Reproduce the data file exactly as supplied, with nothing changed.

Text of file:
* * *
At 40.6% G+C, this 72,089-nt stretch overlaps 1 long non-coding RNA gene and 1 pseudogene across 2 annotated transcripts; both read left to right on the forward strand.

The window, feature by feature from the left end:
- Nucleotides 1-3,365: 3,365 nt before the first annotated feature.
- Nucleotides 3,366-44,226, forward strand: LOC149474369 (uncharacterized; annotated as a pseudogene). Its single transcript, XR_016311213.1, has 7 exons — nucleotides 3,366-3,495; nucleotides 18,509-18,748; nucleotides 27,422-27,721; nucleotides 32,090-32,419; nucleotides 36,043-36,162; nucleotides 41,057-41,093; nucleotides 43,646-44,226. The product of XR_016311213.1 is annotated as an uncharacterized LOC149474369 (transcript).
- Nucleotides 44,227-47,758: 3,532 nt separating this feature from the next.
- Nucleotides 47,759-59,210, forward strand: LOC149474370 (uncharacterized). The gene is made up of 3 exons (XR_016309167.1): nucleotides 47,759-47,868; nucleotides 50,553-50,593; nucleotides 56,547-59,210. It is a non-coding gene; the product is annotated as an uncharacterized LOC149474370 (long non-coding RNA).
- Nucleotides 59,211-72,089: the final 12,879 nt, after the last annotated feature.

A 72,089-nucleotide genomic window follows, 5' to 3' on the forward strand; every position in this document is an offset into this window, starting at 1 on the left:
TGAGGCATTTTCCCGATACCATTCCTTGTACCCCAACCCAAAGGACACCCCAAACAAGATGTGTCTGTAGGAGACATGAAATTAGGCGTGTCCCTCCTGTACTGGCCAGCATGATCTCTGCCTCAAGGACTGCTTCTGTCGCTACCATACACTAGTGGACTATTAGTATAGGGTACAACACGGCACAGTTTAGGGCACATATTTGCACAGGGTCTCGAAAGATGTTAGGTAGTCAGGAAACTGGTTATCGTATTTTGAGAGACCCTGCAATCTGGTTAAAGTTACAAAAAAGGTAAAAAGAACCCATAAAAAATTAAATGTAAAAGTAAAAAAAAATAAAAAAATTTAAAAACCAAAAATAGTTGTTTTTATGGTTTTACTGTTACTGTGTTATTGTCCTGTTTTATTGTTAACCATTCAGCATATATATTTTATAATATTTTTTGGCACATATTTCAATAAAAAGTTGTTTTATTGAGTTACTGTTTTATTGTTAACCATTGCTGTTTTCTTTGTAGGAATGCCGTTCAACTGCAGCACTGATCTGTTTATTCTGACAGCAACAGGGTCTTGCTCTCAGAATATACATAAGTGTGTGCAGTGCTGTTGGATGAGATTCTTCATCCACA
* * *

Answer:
At 40.6% G+C, this 72,089-nt stretch overlaps 1 long non-coding RNA gene and 1 pseudogene across 2 annotated transcripts; both read left to right on the forward strand.

The window, feature by feature from the left end:
- Nucleotides 1-3,365: 3,365 nt before the first annotated feature.
- Nucleotides 3,366-44,226, forward strand: LOC149474369 (uncharacterized; annotated as a pseudogene). Its single transcript, XR_016311213.1, has 7 exons — nucleotides 3,366-3,495; nucleotides 18,509-18,748; nucleotides 27,422-27,721; nucleotides 32,090-32,419; nucleotides 36,043-36,162; nucleotides 41,057-41,093; nucleotides 43,646-44,226. The product of XR_016311213.1 is annotated as an uncharacterized LOC149474369 (transcript).
- Nucleotides 44,227-47,758: 3,532 nt separating this feature from the next.
- Nucleotides 47,759-59,210, forward strand: LOC149474370 (uncharacterized). The gene is made up of 3 exons (XR_016309167.1): nucleotides 47,759-47,868; nucleotides 50,553-50,593; nucleotides 56,547-59,210. It is a non-coding gene; the product is annotated as an uncharacterized LOC149474370 (long non-coding RNA).
- Nucleotides 59,211-72,089: the final 12,879 nt, after the last annotated feature.

A 72,089-nucleotide genomic window follows, 5' to 3' on the forward strand; every position in this document is an offset into this window, starting at 1 on the left:
TGAGGCATTTTCCCGATACCATTCCTTGTACCCCAACCCAAAGGACACCCCAAACAAGATGTGTCTGTAGGAGACATGAAATTAGGCGTGTCCCTCCTGTACTGGCCAGCATGATCTCTGCCTCAAGGACTGCTTCTGTCGCTACCATACACTAGTGGACTATTAGTATAGGGTACAACACGGCACAGTTTAGGGCACATATTTGCACAGGGTCTCGAAAGATGTTAGGTAGTCAGGAAACTGGTTATCGTATTTTGAGAGACCCTGCAATCTGGTTAAAGTTACAAAAAAGGTAAAAAGAACCCATAAAAAATTAAATGTAAAAGTAAAAAAAAATAAAAAAATTTAAAAACCAAAAATAGTTGTTTTTATGGTTTTACTGTTACTGTGTTATTGTCCTGTTTTATTGTTAACCATTCAGCATATATATTTTATAATATTTTTTGGCACATATTTCAATAAAAAGTTGTTTTATTGAGTTACTGTTTTATTGTTAACCATTGCTGTTTTCTTTGTAGGAATGCCGTTCAACTGCAGCACTGATCTGTTTATTCTGACAGCAACAGGGTCTTGCTCTCAGAATATACATAAGTGTGTGCAGTGCTGTTGGATGAGATTCTTCATCCACA